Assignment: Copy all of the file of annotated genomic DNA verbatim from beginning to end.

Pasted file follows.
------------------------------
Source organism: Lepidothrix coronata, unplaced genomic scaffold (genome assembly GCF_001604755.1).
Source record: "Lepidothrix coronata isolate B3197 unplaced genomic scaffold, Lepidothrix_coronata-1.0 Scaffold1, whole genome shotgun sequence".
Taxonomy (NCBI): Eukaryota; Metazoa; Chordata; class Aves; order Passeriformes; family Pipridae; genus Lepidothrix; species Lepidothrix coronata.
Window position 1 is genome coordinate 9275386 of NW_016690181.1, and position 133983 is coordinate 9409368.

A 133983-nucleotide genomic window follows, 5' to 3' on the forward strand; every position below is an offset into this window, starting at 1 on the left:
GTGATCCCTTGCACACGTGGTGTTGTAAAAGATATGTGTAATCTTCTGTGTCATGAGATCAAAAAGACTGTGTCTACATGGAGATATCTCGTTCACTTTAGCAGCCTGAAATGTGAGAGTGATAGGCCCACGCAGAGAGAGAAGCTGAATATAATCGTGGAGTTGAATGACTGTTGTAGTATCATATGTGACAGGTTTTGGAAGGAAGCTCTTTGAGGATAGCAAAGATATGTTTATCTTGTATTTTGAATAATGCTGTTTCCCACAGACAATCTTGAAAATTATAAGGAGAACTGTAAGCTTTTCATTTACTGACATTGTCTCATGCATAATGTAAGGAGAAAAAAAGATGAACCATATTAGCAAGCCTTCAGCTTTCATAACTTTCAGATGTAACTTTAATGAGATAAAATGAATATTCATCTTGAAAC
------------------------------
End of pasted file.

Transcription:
Source organism: Lepidothrix coronata, unplaced genomic scaffold (genome assembly GCF_001604755.1).
Source record: "Lepidothrix coronata isolate B3197 unplaced genomic scaffold, Lepidothrix_coronata-1.0 Scaffold1, whole genome shotgun sequence".
Taxonomy (NCBI): Eukaryota; Metazoa; Chordata; class Aves; order Passeriformes; family Pipridae; genus Lepidothrix; species Lepidothrix coronata.
Window position 1 is genome coordinate 9275386 of NW_016690181.1, and position 133983 is coordinate 9409368.

A 133983-nucleotide genomic window follows, 5' to 3' on the forward strand; every position below is an offset into this window, starting at 1 on the left:
GTGATCCCTTGCACACGTGGTGTTGTAAAAGATATGTGTAATCTTCTGTGTCATGAGATCAAAAAGACTGTGTCTACATGGAGATATCTCGTTCACTTTAGCAGCCTGAAATGTGAGAGTGATAGGCCCACGCAGAGAGAGAAGCTGAATATAATCGTGGAGTTGAATGACTGTTGTAGTATCATATGTGACAGGTTTTGGAAGGAAGCTCTTTGAGGATAGCAAAGATATGTTTATCTTGTATTTTGAATAATGCTGTTTCCCACAGACAATCTTGAAAATTATAAGGAGAACTGTAAGCTTTTCATTTACTGACATTGTCTCATGCATAATGTAAGGAGAAAAAAAGATGAACCATATTAGCAAGCCTTCAGCTTTCATAACTTTCAGATGTAACTTTAATGAGATAAAATGAATATTCATCTTGAAAC